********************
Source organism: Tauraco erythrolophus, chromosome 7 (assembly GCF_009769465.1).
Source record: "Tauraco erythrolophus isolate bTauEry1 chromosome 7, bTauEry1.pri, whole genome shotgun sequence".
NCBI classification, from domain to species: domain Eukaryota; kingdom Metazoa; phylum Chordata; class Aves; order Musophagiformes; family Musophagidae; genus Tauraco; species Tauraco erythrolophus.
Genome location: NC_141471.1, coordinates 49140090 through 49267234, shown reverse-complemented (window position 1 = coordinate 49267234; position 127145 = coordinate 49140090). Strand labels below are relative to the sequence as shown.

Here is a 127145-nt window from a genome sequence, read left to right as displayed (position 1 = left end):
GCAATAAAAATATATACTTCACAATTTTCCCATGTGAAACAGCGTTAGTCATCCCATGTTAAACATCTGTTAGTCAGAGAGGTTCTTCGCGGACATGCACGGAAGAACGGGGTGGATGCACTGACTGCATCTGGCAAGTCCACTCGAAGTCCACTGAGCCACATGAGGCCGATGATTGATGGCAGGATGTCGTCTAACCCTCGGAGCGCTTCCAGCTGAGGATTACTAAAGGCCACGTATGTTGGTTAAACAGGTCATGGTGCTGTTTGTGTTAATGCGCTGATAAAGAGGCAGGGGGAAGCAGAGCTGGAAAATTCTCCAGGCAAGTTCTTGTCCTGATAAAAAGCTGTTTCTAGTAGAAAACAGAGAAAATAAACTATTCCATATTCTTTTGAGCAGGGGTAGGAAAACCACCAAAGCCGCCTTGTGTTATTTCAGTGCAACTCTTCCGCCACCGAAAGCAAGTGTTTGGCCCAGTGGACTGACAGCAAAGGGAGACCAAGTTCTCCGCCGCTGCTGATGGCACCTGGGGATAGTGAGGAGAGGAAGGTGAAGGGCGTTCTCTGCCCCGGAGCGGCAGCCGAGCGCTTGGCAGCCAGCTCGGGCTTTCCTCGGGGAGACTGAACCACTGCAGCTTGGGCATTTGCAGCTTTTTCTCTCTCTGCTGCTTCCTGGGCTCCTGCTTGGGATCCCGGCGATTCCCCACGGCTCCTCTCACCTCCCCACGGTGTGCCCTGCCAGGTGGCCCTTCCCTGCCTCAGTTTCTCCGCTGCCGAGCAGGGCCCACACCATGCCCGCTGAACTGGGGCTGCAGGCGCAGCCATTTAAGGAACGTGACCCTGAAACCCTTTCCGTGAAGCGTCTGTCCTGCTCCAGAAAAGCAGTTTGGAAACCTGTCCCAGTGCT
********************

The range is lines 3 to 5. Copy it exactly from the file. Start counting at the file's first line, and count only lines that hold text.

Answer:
NCBI classification, from domain to species: domain Eukaryota; kingdom Metazoa; phylum Chordata; class Aves; order Musophagiformes; family Musophagidae; genus Tauraco; species Tauraco erythrolophus.
Genome location: NC_141471.1, coordinates 49140090 through 49267234, shown reverse-complemented (window position 1 = coordinate 49267234; position 127145 = coordinate 49140090). Strand labels below are relative to the sequence as shown.

Here is a 127145-nt window from a genome sequence, read left to right as displayed (position 1 = left end):